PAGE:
Saturday, August 26, 2017

Another Boy Murderer.

Near Rockport, Indiana, on the banks of the Ohio River, the morning of September 29, 1883, a boat was found, burned to the water’s edge. It had been a small trading boat, large enough sleep two or three and carry goods—most notably liquor—to sell along the river. Inside were the charred remains of a man who had been shot to death.

Rockport police soon learned the names of the men lived aboard the trading boat—R.T. Arnett, who lay dead in the smoldering boat, and Francis J. Kelly, the presumed murder, who had fled the scene. Detective Hales of Rockport undertook the task of locating Kelly and after three weeks of investigating he found the culprit in Ashley, Illinois, some 140 miles inland. Hales arrested Kelly and brought him back to Rockport.

Kelly, who was only seventeen-years-old, quickly folded under questioning and told the police everything. About a year earlier he had been living with a family in Harrison County, Indiana and working on their farm. In exchange for his labor he received only board and clothing. Deciding it was time to better himself, Kelly left the farm and went to New Albany, Indiana, where he took a job in a rolling mill. After three days there, Kelly decided that millwork was not for him and went down to the Ohio River and walked along the levee looking for work. There he met R.T. Arnett who offered him a share of the profit if he would come aboard and work on his trading boat.
Soon after accepting the job, Kelly learned that he was not the only crewmember on Arnett’s boat. His mistress, Lucinda Hornebrook, would be traveling with them. They went north to Reno, Indiana where Miss Hornebrook decided to leave the boat. After her departure, business in Reno fell off; Kelly decided that it was time for him to leave as well and asked Arnett for his share of the profits. Arnett was livid, and absolutely refused to pay. He told Kelly that if he ever went away or divulged any of his secrets, he would follow, even to the ends of the earth, and kill him. Kelly remained but lived in constant fear.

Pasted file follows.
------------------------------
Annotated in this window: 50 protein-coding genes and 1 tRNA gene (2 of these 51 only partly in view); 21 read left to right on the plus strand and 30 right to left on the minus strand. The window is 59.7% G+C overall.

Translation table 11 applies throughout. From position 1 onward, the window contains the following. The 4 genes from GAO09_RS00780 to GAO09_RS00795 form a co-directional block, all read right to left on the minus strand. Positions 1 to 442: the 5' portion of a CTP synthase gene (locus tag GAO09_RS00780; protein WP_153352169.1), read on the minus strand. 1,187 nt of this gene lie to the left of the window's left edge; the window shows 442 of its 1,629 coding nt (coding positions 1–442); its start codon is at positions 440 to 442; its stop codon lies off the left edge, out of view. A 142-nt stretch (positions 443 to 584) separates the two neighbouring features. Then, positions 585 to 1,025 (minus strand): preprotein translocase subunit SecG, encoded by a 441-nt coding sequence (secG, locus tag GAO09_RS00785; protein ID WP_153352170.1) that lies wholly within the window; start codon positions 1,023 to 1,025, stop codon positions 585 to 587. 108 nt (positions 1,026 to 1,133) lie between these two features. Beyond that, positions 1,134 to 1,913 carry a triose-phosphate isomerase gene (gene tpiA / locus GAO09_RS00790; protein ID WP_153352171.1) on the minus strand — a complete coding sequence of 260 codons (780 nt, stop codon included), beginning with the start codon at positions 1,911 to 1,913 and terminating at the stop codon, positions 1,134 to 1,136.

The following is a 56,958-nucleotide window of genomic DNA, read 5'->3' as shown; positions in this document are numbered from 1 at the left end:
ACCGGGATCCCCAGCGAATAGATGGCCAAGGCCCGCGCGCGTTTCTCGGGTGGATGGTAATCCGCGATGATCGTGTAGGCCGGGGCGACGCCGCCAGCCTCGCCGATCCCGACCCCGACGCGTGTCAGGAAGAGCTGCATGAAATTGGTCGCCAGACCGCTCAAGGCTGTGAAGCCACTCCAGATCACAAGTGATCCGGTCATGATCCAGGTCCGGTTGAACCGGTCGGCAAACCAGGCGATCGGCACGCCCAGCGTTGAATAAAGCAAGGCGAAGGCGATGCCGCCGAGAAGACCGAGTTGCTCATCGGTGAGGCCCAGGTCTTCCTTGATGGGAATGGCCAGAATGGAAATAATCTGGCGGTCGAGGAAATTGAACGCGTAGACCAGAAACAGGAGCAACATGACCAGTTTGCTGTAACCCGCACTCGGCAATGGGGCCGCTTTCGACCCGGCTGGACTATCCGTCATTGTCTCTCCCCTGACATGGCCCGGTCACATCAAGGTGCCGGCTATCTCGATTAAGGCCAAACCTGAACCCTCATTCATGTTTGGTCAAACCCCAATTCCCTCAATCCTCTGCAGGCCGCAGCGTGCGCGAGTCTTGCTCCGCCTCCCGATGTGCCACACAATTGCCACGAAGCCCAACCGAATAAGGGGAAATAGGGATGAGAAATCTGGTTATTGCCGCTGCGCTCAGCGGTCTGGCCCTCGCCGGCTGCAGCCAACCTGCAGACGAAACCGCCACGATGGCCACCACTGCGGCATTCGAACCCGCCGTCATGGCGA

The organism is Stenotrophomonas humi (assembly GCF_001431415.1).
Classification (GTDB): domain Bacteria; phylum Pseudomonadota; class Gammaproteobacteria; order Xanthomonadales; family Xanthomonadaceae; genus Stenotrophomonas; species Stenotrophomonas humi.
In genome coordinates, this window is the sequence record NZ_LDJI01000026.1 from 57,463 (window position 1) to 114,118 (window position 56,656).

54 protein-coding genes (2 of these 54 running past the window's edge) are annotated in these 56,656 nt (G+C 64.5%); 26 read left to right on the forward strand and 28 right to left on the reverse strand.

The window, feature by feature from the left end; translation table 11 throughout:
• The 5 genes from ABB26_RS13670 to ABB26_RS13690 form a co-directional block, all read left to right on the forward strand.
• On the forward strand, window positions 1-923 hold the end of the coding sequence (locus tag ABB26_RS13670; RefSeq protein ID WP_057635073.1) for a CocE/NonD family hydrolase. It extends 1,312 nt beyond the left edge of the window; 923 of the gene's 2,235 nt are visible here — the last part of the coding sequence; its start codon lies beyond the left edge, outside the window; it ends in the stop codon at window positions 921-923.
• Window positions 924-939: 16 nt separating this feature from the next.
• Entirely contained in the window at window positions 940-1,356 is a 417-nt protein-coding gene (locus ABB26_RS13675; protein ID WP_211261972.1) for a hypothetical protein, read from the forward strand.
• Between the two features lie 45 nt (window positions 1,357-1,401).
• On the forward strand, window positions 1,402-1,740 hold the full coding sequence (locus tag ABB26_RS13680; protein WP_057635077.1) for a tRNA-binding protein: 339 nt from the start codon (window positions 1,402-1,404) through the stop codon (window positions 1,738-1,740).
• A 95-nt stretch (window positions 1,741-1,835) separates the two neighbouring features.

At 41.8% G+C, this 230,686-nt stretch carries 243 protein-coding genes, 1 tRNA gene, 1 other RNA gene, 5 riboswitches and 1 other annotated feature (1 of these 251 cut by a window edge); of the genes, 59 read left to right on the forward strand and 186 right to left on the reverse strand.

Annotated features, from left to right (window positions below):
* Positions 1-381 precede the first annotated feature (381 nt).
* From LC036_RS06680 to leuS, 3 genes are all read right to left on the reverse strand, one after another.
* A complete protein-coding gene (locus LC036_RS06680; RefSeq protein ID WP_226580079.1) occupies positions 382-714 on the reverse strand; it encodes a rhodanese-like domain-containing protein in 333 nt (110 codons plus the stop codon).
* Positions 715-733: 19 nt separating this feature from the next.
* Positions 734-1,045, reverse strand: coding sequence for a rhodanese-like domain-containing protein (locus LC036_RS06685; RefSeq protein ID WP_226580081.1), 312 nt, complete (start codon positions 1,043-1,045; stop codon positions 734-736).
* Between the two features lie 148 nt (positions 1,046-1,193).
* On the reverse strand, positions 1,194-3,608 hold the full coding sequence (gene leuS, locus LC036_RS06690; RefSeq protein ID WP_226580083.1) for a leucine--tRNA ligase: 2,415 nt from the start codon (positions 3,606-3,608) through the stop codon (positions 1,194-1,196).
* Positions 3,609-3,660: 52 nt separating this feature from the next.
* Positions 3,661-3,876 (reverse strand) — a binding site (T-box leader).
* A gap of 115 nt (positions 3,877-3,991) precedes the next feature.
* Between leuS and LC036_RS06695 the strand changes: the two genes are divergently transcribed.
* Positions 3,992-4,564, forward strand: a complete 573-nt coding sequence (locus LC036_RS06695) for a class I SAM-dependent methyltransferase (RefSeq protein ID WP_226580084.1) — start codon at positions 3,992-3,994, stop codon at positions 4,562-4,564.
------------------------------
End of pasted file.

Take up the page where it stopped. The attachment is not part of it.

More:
They traveled south to Grandview, Indiana where Kelly and Arnett had a serious argument over liquor sales. Kelly believed that Arnett planned to kill him and decided to take action himself. In his own words, here is what Kelly did on September 28:

“About 9 o'clock Arnett went to bed, and I then concluded it was my time to skip, but reflecting that Arnett had threatened to follow me, I concluded that I would save my life and kill him. I shot him in the head as he lay asleep, twice with a shotgun. Then to make sure that he was dead, I shot him again with a revolver. After searching his pockets and taking his money, $165, I threw my lantern in a pile of dry wood setting the boat on fire. Getting in the skiff with my valise and shotgun, I came to Rockport and left immediately for Astley, Ill. where I had friends. I hired out a farmer for $13 per month. On Sunday, Oct. 21, I went out with a friend to practice with a revolver. This was when the detective arrested me. I thought it was for shooting on Sunday, thinking that I had obliterated all traces of the crime.”

Francis J. Kelly was convicted of first-degree murder and sentenced to life in prison in Rockport, Indiana.

“Another Boy Murderer,” New York Herald, October 24, 1883.
“Killed While Asleep,” Boston Herald, October 24, 1883.
“A Young Murderer Confesses the Killing of his Employer,” Plain Dealer, October 23, 1883.
“A Youthful and Cowardly Murderer,” National Police Gazette, November 24, 1883.
“A Youth's Terrible Crime,” National Police Gazette, November 17, 1883.


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